In January 2018, photographers Katie Jett Walls (Washington DC) and Aniya Emtage Legnaro (Barbados) travelled to Puerto Rico to document the on-going affects of post-hurricane devastation on the lives of puertorriqueños living in marginal areas. Here’s what Katie had to say about the experience:
I really don’t know where to begin or what to include in talking about our Puerto Rico project.
I could talk about how hard we worked – leaving our guest house before 7am some days, shooting nearly every day for a week solid, relying on translators for conversations nearly everywhere, thinking hard every minute that you’re working how to get an image that captures not just what you are seeing but what you are learning, what’s under the surface, what you and your subject are feeling as you collaborate with them to weave their story with images.
I could talk about how blissfully sensational it feels to focus on just one thing for days and days and days. No family, kids, clients, home, administrative tasks, laundry, to-do lists – nothing but this work you’re making and just getting enough food/water/sleep/coffee to keep working on it. It’s heaven.
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I could talk about the uncanny synergy I felt working alongside Aniya. At every juncture we were in harmony in our thinking about this project. Every key decision we were of the same mind about how best to proceed. We trusted each other’s judgement, we moved just outside of each other’s peripheral vision, always close but never in each other’s frame (unless one of us was intentionally capturing the other at work), when one of us couldn’t catch a detail or get in a good position, the other had it. We talked a lot about life, but mostly we talked about this work we were making together.
I could talk about the ridiculous good fortune of finding our fixer – which wasn’t luck at all but the result of smart hard work. Aniya tracked down a reporter who’d published a story in Washington Post on communities in Puerto Rico without power and got us a phone call with her. The reporter connected us to Mardelis Jusino, a San Juan journalist and attorney who provided legwork services to media covering post-hurricane issues. We contacted Mardelis and were able to negotiate a fee we could afford for her time before our trip and during – and she brought us directly to the amazing people we photographed with for two of the three locations we documented. Mardelis’s insight and passion for helping people is how we gained such access so quickly – she unlocked Puerto Rico for us. The bulk of the money we raised for this project went to pay for her services and she was worth every penny and more.
“If you want to embark on a project like this, finding your inside person is your most important step.”
I could talk about the pain of taking in story after story of suffering. Of the frustration and exhaustion behind the eyes of so many people. I could also talk about the deep, bright bedrock of optimism and resilience that right alongside the pain. I worry that there are not answers for many of the people that we met and photographed. I marvel at their faith and their concern for their neighbors. These aren’t neighbors who just ask how you’re doing when they see you on the street: these are neighbors who walk miles to bring you food, stretch a tarp over your wrecked house, dig you from the mud, or come when you call because your son is suicidal. Neighbors who won’t let you die when government assistance can’t reach you or won’t.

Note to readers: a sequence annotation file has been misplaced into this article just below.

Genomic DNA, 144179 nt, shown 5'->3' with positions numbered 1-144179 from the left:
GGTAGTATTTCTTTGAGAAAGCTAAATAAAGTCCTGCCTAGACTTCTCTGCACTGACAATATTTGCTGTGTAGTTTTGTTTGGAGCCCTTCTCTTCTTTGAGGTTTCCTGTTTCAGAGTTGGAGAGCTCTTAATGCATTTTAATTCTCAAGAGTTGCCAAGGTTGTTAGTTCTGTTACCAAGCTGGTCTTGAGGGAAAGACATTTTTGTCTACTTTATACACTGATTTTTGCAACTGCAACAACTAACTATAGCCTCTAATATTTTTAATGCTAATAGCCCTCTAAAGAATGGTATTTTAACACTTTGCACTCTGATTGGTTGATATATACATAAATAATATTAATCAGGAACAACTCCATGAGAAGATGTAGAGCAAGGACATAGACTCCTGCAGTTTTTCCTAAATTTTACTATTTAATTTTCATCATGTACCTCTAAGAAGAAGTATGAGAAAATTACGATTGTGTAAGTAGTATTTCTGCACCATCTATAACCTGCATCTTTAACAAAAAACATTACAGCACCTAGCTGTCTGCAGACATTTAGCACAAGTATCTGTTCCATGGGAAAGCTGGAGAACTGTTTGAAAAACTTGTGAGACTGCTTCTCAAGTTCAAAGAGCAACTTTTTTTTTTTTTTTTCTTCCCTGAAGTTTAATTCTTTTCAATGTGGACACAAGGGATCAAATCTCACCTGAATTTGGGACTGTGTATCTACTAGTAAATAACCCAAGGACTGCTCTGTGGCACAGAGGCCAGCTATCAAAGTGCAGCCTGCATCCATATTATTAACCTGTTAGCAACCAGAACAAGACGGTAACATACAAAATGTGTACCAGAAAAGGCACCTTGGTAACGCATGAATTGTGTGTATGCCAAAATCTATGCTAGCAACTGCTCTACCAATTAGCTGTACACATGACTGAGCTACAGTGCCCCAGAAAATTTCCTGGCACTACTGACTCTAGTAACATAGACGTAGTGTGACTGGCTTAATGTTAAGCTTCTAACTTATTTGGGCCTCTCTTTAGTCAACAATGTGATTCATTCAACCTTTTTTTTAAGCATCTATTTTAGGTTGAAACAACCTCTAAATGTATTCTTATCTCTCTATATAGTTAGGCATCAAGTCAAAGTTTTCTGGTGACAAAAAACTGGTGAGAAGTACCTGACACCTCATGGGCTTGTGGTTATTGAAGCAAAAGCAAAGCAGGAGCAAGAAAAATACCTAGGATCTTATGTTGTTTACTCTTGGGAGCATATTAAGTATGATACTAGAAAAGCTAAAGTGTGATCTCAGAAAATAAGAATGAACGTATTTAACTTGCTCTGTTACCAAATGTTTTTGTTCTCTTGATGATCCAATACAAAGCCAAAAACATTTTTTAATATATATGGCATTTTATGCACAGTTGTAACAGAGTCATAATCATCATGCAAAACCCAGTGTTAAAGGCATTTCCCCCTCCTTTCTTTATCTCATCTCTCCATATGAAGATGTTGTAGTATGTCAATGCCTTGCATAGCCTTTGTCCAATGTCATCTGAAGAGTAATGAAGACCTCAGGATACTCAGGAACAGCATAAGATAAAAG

I could talk about how I asked one of these strong people how they took in all this trouble and managed it in their hearts and they said, “we’re strong because they need us to be strong and find solutions, but when we’re alone in our office, we cry together.” I could talk about how our families handled life without us for a week – our spouses stepping up and letting us go do this thing we needed to do.
I could talk about How. Damned. Proud I am of Aniya and I for making this happen.
I could talk about How. Damned. Scared I am that there is no outlet for these stories that people entrusted to us, hoping that in doing so, help might come to them at last. That someone might care, at last. That they aren’t forgotten after all.
I could talk about how much more of this kind of work I want to do.
I could. Or I could let the pictures do the talking.
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Guest post writing is from photographer, Katie Jett Walls. Images by Katie Jett Walls and Aniya Legnaro.
These ladies are not paid photojournalists on assignment from any media organization, they’re volunteering their time and using their own money + donations.
You can show your support by visiting their Go Fund Me page, which has awesome rewards (including, a signed Limited Edition book of the project, and prints) gifted at different levels.
About Katie Jett Walls: Katie is a documentary photographer specializing in families and street photography. A proud resident of the Washington DC, Katie lives in a rowhouse with her nerdy husband and precocious kindergartener. Though her family would tell you all she ever does is take pictures, or talk about pictures, in fact she also reads lots of British crime novels, drinks coffee with the other school moms, and binge watches all the best shows. She believes the world offers it’s stories to anyone who will look or listen. For that reason, she and her camera is always ready to see and hear. Website
About Aniya Legnaro: Aniya is a documentary wedding and family photographer living in Barbados with her daughters and husband, 2 dogs and 5 turtles. She is an avid surfer, reader and coffee drinker. She understands the importance of documenting and firmly believes that kids and the elderly hold the key to life. Kids have fantastic imaginations, with no fear or judgment. The elderly have fantastic stories from life lived and know time is too short to have fear or judgments. Website